The Beverly Hills Bar Association’s Bankruptcy Section recently held a program discussing the three recent bankruptcy-related Supreme Court decisions: Law v. Siegel (a case regarding surcharge, which was discussed on this blog in a previous post by Courtney Pozmantier), Executive Benefits Insurance Agency v. Arkison (In re Bellingham) (redux of Stern v. Marshall), and Clark v. Rameker (regarding inherited IRAs and exemptions). The program was presented by Ken Klee and Dan Bussel and moderated by Greenberg Glusker’s own Brian Davidoff.
While the three cases that were discussed address different issues, the cases were linked by common themes. All three cases were decided unanimously by the Supreme Court — no split decisions or plurality decisions here! Also, all three opinions made use of textual analysis. The panelists at the program speculated that perhaps unanimity came at the cost of squarely addressing key issues. The Supreme Court’s grant of certiorari in the Wellness International case, in order to resolve issues left open by the Bellingham, supports this contention. The panel also discussed the possibility that the use of textual analysis, which is advocated by some conservative Justices, may have been necessary for unanimity. This is supported by the fact that Justice Sotomayor incorporated textual analysis into her opinion in Clark v. Rameker.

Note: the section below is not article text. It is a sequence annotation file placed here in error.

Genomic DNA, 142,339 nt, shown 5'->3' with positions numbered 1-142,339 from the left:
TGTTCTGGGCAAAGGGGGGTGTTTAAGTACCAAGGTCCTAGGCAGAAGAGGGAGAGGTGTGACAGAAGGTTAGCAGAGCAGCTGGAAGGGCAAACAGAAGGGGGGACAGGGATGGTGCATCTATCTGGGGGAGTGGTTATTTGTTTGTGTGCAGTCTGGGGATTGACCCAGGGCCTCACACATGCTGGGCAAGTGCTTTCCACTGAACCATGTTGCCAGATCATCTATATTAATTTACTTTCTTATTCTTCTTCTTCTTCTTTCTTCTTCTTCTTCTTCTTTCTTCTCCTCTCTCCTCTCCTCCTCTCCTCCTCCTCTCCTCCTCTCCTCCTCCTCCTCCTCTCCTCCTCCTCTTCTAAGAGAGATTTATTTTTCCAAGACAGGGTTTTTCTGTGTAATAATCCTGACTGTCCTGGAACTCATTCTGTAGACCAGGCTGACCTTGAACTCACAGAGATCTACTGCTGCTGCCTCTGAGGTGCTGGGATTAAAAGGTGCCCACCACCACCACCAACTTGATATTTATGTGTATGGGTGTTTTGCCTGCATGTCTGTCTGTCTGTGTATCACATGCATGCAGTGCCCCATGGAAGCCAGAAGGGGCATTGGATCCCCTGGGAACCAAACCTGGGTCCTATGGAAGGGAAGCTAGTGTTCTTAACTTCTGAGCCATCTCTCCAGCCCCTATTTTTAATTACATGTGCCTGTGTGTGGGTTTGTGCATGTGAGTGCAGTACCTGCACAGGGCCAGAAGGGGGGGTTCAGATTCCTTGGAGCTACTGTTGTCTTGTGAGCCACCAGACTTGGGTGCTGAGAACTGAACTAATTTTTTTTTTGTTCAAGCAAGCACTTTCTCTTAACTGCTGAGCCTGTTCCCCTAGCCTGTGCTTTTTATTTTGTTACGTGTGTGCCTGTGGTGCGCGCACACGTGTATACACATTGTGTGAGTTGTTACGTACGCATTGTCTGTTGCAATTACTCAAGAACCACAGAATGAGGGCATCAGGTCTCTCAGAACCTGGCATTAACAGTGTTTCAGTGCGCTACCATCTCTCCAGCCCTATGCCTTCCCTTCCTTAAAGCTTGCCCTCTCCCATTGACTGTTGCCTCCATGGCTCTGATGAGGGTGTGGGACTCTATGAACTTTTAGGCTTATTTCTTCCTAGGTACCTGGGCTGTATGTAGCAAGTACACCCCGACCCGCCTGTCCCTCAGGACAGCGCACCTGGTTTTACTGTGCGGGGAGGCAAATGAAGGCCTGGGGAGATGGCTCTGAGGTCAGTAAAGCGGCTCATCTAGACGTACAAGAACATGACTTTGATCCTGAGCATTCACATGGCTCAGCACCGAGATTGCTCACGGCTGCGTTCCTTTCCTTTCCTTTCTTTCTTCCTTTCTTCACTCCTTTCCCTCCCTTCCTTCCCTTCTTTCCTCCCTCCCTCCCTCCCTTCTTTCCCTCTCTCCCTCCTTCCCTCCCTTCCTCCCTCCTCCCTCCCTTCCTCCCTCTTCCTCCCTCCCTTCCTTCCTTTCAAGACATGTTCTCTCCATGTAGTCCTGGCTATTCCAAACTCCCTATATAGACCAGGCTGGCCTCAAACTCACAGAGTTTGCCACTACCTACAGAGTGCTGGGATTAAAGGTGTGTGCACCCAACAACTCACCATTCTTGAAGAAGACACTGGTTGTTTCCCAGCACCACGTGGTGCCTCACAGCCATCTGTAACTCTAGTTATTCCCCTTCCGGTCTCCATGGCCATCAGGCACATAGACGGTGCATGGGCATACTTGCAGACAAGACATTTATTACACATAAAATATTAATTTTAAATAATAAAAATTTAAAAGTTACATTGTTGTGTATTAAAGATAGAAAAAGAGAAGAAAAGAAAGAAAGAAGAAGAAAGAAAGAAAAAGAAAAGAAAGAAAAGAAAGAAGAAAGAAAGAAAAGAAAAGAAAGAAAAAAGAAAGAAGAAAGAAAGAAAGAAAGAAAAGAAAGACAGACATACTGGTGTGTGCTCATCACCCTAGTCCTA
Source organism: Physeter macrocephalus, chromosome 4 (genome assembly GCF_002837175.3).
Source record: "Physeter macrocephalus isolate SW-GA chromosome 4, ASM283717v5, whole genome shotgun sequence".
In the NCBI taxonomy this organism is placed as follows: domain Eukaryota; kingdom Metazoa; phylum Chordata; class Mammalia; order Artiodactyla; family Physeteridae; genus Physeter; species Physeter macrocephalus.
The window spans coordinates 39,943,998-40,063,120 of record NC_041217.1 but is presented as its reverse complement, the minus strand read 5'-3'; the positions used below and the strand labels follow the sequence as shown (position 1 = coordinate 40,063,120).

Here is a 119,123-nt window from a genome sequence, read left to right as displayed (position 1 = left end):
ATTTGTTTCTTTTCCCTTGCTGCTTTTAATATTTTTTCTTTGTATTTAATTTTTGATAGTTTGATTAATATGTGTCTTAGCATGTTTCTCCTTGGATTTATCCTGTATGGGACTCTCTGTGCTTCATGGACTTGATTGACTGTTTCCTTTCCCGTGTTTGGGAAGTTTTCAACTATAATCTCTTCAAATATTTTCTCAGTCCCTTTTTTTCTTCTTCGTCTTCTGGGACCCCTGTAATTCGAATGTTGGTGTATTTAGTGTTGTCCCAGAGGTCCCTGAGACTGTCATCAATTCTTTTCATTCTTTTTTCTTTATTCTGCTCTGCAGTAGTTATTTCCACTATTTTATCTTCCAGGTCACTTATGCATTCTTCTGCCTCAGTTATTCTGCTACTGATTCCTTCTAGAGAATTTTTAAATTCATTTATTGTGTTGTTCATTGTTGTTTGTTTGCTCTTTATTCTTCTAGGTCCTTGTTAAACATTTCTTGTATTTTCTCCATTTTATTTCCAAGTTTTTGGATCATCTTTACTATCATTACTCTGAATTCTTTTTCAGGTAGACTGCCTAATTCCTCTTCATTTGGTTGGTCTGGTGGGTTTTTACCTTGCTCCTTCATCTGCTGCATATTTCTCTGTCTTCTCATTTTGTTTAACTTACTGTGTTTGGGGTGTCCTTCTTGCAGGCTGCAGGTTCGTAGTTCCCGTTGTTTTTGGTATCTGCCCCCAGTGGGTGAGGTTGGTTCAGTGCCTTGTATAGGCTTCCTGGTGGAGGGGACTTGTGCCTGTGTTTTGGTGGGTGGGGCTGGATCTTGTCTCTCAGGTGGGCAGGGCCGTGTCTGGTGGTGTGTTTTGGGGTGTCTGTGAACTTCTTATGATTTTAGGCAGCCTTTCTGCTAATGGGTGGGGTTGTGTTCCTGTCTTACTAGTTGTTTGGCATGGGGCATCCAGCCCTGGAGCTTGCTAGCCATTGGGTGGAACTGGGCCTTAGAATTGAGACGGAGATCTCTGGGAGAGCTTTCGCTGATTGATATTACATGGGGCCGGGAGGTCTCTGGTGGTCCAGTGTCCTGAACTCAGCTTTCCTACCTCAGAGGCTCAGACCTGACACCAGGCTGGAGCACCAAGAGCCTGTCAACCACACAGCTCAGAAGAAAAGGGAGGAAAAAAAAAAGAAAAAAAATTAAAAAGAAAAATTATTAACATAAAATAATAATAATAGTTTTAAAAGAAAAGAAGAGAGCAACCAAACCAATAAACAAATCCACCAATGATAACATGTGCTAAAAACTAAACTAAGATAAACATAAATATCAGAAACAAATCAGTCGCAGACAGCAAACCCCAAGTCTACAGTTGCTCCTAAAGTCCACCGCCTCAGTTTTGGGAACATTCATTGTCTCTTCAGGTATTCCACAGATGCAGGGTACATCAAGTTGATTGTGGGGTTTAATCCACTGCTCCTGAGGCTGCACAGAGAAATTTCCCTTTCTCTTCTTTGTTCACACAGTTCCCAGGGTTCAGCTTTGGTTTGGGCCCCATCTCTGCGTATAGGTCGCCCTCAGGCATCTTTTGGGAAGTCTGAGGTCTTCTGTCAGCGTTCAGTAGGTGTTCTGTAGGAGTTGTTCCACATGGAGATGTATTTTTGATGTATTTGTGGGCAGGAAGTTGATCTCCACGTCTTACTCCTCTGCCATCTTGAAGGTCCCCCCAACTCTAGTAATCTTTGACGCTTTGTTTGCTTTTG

The program went on to address how these three cases will impact the practice of bankruptcy, including how courts will deal with Stern v. Marshall-type claims in the future. A DVD of the program is available from the Beverly Hills Bar Association’s website. By purchasing and viewing the DVD, attorneys can earn 1 hour of MCLE credit.
 Wellness Int’l Network, Ltd. v. Sharif, 727 F.3d 751 (7th Cir. 2013), cert. granted, 2014 WL 497634 (July 1, 2014).